THURSDAY, 6:52pm: The NFL fired back at the NFLPA on Thursday, noting that sufficient grounds for an investigation are indeed present and the union’s stance is “fundamentally at odds with the CBA,” NFL senior vice president of labor affairs Adolpho Birch said in a letter to the union obtained by USA Today.
“While we readily agree that such evidence is required to support the imposition of discipline, nothing in the CBA or the policy imposes such a requirement before possible violations of the policy may be investigated,” Birch wrote. “Obviously, the standard that you advocate — that the league cannot undertake an investigation unless and until it has established the facts and claims to be investigated — would simply ensure that there would be no investigations at all.”
Birch’s letter also mentioned the active players summoned in this investigation have an obligation to comply or face possible league-imposed discipline. The letter did not contain anything pertaining to Manning, who is retired and not currently represented by the NFLPA.
WEDNESDAY, 10:48am: Tuesday, the NFLPA sent the NFL formal letters on behalf of four players named in Al Jazeera’s December documentary. In the letter, the union demanded that the league produce “sufficient credible evidence” before prying into the business of James Harrison, Clay Matthews, Mike Neal, and Julius Peppers.
“Especially in a business where the mere mention of a player-employee’s name can generate ratings for a broadcaster, the NFLPA and Mr. Harrison do not believe that unsupported, unsubstantiated verbal remarks provide ‘sufficient credible evidence’ to initiate an investigation of, and require an interview with, an employee,” the union wrote in a letter defending Harrison (Twitter link via Albert Breer of The MMQB).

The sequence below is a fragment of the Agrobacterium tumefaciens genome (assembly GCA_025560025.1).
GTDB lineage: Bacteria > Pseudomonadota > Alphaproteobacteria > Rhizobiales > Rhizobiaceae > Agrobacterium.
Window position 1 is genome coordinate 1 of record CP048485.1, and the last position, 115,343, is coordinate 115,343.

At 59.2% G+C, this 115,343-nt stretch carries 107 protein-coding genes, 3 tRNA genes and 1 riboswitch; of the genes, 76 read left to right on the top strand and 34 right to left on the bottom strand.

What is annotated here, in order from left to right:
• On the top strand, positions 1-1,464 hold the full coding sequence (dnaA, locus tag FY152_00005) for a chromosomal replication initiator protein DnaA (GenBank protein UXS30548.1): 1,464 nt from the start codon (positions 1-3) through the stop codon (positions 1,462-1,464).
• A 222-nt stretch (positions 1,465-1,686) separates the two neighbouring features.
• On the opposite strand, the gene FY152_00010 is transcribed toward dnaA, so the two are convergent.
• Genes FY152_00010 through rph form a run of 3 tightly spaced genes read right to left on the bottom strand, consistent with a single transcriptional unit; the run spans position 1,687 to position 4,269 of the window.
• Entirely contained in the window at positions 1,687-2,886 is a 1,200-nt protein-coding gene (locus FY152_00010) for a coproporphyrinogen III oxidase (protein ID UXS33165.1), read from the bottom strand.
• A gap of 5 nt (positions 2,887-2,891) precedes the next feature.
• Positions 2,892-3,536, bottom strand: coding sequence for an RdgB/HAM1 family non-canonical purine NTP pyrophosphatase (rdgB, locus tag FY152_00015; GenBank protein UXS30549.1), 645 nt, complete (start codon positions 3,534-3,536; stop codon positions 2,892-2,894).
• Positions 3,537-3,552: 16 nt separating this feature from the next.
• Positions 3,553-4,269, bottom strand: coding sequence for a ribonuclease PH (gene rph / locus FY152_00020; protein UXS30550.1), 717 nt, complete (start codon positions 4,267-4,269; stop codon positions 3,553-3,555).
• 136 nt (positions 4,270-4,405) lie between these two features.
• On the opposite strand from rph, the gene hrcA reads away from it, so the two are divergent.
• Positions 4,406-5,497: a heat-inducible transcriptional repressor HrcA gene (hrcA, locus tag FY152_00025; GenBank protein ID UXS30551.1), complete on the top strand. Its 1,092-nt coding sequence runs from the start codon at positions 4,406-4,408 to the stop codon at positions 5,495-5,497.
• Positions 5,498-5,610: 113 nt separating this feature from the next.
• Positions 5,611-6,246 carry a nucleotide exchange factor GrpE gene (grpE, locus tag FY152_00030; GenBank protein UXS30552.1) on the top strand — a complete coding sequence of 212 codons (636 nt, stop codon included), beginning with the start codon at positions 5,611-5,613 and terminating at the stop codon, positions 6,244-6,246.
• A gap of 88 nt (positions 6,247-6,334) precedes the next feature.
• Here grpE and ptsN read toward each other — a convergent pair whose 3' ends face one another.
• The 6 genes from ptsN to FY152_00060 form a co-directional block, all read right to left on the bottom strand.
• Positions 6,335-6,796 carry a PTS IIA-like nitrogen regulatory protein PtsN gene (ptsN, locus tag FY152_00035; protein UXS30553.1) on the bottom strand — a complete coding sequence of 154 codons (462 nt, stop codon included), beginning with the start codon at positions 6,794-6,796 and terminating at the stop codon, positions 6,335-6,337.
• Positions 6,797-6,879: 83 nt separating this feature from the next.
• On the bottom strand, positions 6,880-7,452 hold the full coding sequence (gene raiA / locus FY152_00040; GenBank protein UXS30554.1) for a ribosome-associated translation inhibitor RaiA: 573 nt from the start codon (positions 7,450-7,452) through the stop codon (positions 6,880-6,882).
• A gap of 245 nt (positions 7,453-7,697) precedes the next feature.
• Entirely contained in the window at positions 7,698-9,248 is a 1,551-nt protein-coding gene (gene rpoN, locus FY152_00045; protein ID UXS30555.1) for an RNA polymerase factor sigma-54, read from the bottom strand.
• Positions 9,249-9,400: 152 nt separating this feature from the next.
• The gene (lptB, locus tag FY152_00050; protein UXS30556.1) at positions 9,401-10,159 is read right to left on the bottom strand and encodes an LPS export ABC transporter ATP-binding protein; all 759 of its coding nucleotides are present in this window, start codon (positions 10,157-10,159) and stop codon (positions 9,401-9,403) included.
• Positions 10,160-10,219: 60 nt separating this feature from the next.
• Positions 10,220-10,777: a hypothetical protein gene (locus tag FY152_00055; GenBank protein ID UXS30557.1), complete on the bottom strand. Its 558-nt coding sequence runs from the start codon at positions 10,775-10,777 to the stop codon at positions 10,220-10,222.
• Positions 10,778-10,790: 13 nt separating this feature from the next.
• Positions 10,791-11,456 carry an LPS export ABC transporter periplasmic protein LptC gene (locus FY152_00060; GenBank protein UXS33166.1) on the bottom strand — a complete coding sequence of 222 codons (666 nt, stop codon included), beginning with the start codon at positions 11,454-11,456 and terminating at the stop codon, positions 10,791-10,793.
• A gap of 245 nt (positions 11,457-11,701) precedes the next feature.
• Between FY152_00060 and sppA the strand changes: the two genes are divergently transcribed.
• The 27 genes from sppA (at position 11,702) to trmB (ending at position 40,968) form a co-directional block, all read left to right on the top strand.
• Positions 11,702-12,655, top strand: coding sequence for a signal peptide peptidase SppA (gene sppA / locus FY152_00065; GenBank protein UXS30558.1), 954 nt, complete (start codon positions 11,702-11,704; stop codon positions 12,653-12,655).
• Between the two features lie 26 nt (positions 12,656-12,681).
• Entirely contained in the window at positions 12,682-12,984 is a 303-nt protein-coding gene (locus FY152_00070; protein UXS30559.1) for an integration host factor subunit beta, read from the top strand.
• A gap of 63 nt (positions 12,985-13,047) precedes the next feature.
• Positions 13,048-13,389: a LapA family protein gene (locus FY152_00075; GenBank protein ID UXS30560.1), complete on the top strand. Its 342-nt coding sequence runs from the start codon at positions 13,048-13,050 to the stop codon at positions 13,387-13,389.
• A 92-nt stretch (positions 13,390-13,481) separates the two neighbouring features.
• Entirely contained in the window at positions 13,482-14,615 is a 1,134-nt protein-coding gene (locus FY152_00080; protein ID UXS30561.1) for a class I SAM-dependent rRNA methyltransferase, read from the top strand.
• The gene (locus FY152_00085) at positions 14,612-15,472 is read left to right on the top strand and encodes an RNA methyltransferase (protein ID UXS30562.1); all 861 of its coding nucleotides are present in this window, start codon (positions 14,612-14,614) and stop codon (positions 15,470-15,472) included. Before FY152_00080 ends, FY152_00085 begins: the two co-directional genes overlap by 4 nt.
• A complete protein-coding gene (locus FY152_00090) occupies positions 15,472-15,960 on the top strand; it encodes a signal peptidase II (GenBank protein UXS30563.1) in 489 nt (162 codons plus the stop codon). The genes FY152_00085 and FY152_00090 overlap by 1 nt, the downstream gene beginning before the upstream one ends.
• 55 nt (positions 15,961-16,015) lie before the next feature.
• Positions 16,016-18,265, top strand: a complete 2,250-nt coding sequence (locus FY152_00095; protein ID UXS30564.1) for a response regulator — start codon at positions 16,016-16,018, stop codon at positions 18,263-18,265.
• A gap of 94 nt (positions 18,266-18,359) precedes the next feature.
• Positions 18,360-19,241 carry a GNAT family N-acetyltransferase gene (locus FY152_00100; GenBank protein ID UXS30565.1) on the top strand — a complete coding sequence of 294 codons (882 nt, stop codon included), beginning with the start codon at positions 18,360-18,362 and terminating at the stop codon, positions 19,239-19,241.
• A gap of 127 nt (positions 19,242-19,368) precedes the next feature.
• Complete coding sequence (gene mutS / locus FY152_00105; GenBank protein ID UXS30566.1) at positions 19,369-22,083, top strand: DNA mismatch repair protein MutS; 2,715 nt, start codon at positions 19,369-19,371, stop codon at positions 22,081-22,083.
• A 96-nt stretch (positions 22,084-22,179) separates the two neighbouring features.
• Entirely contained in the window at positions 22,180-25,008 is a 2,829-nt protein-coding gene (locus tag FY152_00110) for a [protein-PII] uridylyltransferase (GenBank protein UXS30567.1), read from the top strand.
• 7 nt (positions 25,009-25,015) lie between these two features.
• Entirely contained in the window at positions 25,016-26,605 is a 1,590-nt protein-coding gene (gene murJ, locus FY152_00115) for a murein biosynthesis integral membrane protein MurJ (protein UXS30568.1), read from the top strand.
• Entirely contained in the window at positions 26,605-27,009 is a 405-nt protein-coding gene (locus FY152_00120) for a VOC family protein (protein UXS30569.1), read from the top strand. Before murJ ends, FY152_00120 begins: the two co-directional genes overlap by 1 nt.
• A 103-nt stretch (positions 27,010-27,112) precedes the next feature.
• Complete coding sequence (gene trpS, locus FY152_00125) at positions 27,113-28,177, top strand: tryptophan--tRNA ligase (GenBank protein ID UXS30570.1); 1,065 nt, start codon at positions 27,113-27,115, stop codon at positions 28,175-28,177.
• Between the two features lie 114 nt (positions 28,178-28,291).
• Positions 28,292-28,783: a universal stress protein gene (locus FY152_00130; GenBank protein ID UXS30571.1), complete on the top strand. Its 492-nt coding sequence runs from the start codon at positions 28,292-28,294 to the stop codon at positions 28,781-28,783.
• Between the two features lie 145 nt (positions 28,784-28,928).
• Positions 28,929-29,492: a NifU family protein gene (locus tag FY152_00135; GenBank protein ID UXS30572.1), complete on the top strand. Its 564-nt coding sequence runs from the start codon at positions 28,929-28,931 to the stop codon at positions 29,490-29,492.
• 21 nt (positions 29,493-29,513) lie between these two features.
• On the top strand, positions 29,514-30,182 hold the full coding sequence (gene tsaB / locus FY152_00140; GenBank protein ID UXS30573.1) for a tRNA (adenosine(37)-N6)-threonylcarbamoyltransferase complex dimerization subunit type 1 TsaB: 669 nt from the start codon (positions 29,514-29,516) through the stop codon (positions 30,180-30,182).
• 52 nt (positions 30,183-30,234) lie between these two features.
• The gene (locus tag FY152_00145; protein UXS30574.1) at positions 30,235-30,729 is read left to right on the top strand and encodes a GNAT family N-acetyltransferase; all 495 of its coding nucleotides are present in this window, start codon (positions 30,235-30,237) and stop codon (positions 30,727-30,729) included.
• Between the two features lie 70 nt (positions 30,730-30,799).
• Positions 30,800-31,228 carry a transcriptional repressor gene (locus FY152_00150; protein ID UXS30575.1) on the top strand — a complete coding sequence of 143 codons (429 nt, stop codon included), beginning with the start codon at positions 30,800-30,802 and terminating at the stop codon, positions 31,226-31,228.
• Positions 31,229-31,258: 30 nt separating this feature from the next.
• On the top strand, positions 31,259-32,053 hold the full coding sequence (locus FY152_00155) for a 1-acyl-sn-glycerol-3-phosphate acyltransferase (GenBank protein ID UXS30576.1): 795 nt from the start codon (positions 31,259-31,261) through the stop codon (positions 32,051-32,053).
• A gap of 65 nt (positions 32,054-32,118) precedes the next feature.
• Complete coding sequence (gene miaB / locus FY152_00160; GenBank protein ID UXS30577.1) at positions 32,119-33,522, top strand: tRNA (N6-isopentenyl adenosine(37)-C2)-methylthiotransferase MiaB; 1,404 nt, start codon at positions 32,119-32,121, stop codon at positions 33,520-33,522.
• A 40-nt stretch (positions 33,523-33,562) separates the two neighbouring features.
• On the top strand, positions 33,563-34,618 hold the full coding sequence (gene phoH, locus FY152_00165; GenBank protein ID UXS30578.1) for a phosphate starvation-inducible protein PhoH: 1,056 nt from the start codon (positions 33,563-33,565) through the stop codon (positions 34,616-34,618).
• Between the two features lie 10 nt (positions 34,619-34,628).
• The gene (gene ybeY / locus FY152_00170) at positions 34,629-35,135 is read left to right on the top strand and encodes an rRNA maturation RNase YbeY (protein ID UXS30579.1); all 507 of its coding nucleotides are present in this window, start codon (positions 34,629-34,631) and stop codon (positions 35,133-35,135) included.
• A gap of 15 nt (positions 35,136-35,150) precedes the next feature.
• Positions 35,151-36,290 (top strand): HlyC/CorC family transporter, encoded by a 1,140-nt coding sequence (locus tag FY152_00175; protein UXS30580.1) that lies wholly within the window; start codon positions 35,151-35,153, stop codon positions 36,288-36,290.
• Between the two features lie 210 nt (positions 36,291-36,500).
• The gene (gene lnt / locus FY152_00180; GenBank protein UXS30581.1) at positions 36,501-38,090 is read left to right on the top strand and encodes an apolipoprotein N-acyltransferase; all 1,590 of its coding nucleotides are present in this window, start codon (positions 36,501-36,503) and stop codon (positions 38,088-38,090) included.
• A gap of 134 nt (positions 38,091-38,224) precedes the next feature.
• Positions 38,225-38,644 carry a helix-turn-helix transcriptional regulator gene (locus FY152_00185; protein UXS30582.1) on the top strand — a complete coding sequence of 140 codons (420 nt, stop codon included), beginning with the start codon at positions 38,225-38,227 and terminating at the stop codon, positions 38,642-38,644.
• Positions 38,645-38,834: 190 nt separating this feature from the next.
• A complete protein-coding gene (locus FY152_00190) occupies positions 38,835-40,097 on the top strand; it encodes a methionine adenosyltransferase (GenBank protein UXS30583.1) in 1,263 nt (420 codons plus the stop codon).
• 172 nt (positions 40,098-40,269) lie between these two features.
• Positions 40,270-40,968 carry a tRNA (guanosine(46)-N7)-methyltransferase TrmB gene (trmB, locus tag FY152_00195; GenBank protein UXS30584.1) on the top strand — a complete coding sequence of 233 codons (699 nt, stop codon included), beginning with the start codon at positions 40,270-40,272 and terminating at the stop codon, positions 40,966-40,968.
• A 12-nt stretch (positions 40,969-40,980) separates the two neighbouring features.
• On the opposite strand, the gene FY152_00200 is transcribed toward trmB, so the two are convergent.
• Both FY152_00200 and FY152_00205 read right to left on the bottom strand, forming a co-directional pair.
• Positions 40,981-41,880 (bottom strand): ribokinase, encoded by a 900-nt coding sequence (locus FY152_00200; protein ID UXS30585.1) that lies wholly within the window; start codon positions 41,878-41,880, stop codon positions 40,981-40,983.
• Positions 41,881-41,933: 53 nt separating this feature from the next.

Without “sufficient credible evidence,” the NFL is not permitted to punish players for suspected use of performance enhancing substances, per the terms of the current Collective Bargaining Agreement. The NFLPA’s letter cites this section of the CBA and argues that the since-recanted recordings Charles Sly do not meet the qualifications:
“Sufficient credible evidence includes but is not limited to: criminal convictions or plea arrangements; admissions, declarations, affidavits, authenticated witness statements, corroborated law enforcement reports or testimony in legal proceedings; authenticated banking, telephone, medical or pharmacy records; or credible information obtained from Players who provide assistance pursuant to Section 10 of the Policy.”
In addition to Harrison, Matthews, Neal, and Peppers, the NFLPA was inclined to tell Peyton Manning not to participate in the league’s investigation, because it feels the NFL lacks jurisdiction in that area, Breer tweets. Still, Manning may participate anyway, because of the possibility that he may wish to become a front office executive (Twitter link). Because he is retired, he is being handled separately and he cannot truly be forced to act one way or another by either the league office or the union.
Photo courtesy of USA Today Sports Images.